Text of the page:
Strengthening ties between private practices and hospitals also means that all healthcare professionals can offer their patients better care, since they have access to training tools. The Formaric platform acts as a portal providing clear information that has been approved by specialist professionals. It caters to healthcare professionals, providing answers to very specific questions and self-learning opportunities. “Patients with a CIR have to deal with all sorts of healthcare professionals who don’t always have the time or energy to find out about rheumatology. And yet at some point they will need some knowledge to be able to adapt their practices and avoid harming the patient’s care.” Ornella Conort added.

Fostering networking and liaising among healthcare players, and their diagnoses, improving interactions among healthcare professionals and the patient and optimising their involvement throughout their care pathway, digitalisation leads to better all-round, efficient care.

In much the same spirit as Formaric, the interactive educational platform Atoutcoeur provides customised training courses on therapy to improve patients’ lives during cardiac rehabilitation and help them to adopt a healthier lifestyle. Launched in 2016, further to close collaboration between the Cardiac Rehabilitation Department at Hospital Léopold Bellan and Observia, this tool for caregiving staff and patients has had excellent results. A 2022 survey of 1,198 patients having used the platform showed a 2.8 points improvement in overall quality of life for patients2. Six years after its launch, 98.4% patients using the platform stated that they were satisfied or highly satisfied with the programme. Kamel Abdennbi, cardiologist and head of the cardiac rehabilitation department at Hôpital Léopold Bellan, pointed out that for the care-giving team, “nowadays, Atoutcoeur is seamlessly integrated into our department’s workflow, as a tool for working and coordination that we all appreciate. It has helped improved care for cardiac rehabilitation patients on an ongoing basis.”

Leaving the pilot version to set standards

There are many local solutions like the Atoutcoeur project in hospitals that have proved effective. Furthermore, nationwide initiatives are popping up to develop and promote French digital health such as French Care and PariSanté Campus. On top of these initiatives, there are also government measures such as Ségur de la santé, which aims to modernise and improve the French healthcare system. An envelope of €19 billion is being invested in the healthcare system to improve patient care and the caregivers’ working conditions. This includes €50 million a year (€400 million spread over 2021-2028) to support and boost French research and €600 million for the mass development of digital to catch up, after lagging behind for years.

For Dr Dougados “there are more and more digital initiatives and solutions, but we need more structure to roll them out throughout the entire hospital network. We really need to centralise and have the various tools communicating with each other. If you need to log in to several platforms for results, you waste several minutes for each patient. That time could have been spent talking with our patients. Digital tools also need to be more ergonomic because it’s too complicated using several different tools.” What’s the solution? We need to create interoperable software to retrieve the right information, at the right time, for the right specialist, and smooth transmission to other software. Dr Dougados added that: “of course, these tools raise security issues, as well as personal data concerns.”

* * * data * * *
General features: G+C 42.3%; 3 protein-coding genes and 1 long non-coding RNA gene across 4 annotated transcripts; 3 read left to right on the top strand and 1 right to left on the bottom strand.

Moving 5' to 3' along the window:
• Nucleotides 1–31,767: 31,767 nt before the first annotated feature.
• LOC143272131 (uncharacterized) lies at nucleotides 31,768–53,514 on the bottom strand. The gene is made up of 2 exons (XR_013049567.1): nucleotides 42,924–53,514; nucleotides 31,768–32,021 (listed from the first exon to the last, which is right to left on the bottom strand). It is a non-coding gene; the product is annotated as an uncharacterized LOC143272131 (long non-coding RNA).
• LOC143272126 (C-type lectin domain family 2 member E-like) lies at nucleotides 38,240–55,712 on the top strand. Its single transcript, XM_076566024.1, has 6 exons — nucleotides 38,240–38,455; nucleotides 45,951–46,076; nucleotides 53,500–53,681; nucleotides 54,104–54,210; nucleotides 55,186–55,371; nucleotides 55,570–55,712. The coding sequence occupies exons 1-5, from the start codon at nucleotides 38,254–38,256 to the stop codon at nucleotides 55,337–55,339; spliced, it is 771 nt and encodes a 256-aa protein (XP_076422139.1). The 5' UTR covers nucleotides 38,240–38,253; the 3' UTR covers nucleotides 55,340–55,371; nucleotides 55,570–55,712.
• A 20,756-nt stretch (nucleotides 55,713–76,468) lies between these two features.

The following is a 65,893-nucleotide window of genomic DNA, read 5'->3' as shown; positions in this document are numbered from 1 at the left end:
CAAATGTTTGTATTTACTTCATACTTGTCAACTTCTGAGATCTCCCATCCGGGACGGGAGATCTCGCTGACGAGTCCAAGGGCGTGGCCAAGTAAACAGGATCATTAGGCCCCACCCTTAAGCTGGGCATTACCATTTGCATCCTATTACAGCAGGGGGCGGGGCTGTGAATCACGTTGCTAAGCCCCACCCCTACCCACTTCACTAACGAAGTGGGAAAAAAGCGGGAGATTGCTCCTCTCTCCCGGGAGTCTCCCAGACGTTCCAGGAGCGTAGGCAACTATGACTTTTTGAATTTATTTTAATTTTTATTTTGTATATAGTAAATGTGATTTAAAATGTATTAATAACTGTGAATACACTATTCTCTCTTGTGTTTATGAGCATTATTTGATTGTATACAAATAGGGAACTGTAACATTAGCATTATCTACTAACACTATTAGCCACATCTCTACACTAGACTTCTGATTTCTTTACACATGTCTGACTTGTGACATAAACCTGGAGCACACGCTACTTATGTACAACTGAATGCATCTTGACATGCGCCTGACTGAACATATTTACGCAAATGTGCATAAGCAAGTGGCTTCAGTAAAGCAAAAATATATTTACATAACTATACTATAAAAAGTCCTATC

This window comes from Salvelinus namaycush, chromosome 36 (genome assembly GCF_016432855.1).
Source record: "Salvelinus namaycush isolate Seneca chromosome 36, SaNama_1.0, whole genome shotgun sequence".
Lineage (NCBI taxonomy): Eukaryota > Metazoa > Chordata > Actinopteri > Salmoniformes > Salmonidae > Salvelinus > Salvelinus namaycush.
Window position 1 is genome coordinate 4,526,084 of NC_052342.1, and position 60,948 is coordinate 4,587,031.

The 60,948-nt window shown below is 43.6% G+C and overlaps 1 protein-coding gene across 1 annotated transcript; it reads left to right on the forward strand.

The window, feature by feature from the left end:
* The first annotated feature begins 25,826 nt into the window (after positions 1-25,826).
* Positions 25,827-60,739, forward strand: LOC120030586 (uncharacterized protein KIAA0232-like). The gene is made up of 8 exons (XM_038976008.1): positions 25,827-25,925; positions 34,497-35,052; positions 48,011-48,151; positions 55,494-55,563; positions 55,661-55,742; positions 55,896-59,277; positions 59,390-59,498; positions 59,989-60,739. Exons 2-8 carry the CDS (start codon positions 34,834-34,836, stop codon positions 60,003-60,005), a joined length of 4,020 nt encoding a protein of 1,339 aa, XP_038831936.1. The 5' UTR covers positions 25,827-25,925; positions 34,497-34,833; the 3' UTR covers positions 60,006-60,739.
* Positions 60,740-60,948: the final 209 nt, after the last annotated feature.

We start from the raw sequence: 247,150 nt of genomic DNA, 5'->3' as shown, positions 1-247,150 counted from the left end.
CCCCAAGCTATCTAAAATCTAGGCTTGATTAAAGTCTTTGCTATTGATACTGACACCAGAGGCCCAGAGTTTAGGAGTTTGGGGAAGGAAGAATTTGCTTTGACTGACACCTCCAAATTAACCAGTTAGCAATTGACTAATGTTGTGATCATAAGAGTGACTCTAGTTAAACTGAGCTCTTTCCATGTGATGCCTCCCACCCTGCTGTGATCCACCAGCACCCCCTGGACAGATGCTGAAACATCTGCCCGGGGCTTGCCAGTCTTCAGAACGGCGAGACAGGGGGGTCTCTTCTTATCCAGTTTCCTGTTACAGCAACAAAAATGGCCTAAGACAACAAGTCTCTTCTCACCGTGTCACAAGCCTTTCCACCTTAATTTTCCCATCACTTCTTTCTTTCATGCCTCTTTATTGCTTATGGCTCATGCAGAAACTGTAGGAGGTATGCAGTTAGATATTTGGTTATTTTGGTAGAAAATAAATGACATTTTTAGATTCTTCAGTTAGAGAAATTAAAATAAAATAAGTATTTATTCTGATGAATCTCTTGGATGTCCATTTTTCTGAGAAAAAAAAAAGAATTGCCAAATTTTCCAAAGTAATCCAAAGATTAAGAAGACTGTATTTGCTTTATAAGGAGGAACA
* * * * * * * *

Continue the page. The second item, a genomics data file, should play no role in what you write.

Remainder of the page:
Data security: a crucial digital health concern. An issue that Observia pays special attention to. For ten years now the firm has fulfilled all security criteria, leveraging its experience and expertise, with the legalities of personal data protection, especially the GDPR, at its fingertips. Observia has an AFNOR-certified DPO (Data Protection Officer) and all the data collected by the firm is hosted by ATE, which has been approved for healthcare data.

To wrap up, Dr Dougados warned that some tools may not last, and they need to be designed with input from all healthcare professionals. “Generally speaking, people take pride in rolling out new software, but they tend to forget the next stages which involve assessment, distribution, implementation and updates. If this has not all been planned out from the star, it won’t work properly. Ongoing use of software needs to have been planned so that it doesn’t just disappear after six months. When solutions are rolled out, healthcare professionals need to be involved from the outset. For example, Formaric was developed in Paris. Doctors need to be involved, but also those in closer contact with the patients, such as the patient’s local pharmacist. The local pharmacist may have difficulty getting on board, but it works more smoothly when they get a heads-up when the patient first goes to the hospital.”

The healthcare system is switching to digital and there are plenty of projects and solutions available. Nationwide, the ball has been set rolling, as seen with Mon Espace Santé (personal accounts for all citizens). If they are to last and leverage the entire healthcare system, local initiatives need lasting support, especially from local financiers, who know what local needs are. An effort to set up structure which is also indispensable for digital solutions to be rolled out more in institutions.

Things are now speeding up with the integration of key elements by various players: tools need to work seamlessly together and be user-friendly to appeal to healthcare professionals, as well as ensuring healthcare data security to reassure patients.
Many innovative solutions have proved to be valuable for all stakeholders, and the usefulness of digital solutions in healthcare now goes without saying. Usage needs to be more widespread, so that all healthcare professionals can leverage the advantages of digitalization, and truly improve patient care.

[1] In partnership with RESAH (the hospital buyer network), the Ile-de-France Region, BPI France and Medicen (a business cluster for Biomedical engineering)

[2] SF12 survey, 2022 Observia survey